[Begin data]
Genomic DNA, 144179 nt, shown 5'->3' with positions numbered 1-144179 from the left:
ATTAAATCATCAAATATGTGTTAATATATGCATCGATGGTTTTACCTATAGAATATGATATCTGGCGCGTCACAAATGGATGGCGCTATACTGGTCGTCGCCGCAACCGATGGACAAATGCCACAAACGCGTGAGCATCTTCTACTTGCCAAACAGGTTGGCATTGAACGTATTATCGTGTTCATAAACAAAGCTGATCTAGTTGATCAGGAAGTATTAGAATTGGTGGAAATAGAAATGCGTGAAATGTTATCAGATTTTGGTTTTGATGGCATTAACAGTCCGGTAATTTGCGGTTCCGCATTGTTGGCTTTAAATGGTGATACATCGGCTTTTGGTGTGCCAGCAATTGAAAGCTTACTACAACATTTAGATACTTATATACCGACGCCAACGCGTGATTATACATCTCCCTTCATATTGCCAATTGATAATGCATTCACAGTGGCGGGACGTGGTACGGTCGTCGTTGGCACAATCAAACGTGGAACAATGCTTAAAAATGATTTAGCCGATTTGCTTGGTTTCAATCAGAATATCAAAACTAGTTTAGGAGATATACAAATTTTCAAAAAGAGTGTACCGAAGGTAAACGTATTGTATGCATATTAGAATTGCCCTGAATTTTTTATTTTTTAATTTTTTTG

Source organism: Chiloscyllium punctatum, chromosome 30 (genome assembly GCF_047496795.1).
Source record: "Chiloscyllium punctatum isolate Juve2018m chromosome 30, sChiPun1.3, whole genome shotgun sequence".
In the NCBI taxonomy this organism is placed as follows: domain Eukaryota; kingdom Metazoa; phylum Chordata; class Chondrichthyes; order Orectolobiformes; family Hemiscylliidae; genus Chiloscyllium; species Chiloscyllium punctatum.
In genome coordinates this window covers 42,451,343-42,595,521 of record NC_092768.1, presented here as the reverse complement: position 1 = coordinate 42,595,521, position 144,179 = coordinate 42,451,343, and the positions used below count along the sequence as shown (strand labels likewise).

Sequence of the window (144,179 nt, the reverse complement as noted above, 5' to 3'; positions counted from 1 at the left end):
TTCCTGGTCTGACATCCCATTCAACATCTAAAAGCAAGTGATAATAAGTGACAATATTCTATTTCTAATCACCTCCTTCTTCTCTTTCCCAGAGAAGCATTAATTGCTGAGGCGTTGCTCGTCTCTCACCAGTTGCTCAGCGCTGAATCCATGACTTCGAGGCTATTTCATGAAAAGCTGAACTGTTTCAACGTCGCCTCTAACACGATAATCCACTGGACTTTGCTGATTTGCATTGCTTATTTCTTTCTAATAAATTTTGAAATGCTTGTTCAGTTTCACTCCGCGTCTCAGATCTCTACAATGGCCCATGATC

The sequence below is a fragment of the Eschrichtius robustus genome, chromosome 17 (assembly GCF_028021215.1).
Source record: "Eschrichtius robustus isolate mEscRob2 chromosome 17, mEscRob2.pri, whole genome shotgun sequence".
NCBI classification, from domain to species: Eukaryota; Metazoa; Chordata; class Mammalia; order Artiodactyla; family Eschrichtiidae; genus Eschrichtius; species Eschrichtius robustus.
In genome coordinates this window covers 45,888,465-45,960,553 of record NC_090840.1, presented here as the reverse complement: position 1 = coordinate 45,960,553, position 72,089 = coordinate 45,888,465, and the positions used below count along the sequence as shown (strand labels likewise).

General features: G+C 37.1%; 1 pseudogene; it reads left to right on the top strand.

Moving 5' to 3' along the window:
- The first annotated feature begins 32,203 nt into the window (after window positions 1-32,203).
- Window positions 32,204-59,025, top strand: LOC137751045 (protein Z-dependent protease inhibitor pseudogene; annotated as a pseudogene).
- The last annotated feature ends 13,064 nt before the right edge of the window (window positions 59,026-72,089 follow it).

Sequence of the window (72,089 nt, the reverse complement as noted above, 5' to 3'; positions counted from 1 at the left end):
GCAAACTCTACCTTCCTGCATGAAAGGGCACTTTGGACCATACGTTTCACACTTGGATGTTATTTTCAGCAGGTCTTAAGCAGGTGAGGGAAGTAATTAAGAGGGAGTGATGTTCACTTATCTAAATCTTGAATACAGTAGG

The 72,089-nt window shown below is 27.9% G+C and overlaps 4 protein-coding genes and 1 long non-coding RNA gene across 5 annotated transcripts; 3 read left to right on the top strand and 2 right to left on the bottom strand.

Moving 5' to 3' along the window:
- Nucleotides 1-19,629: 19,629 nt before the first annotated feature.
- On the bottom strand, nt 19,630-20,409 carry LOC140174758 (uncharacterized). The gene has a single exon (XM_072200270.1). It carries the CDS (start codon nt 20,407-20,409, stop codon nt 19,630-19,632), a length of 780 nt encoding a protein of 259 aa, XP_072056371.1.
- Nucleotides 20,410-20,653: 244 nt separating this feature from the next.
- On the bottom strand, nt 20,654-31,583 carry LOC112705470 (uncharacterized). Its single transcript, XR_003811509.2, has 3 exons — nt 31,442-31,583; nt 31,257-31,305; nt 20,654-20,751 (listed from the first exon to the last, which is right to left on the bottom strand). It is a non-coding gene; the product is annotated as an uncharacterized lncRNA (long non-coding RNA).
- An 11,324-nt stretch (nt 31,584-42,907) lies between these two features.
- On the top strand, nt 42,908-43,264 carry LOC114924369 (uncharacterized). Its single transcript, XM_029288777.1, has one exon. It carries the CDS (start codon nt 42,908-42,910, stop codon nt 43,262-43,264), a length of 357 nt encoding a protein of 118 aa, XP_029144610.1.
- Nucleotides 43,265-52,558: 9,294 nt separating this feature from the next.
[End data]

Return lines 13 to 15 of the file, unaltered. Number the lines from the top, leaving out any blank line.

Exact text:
General features: G+C 37.1%; 1 pseudogene; it reads left to right on the top strand.

Moving 5' to 3' along the window:
- The first annotated feature begins 32,203 nt into the window (after window positions 1-32,203).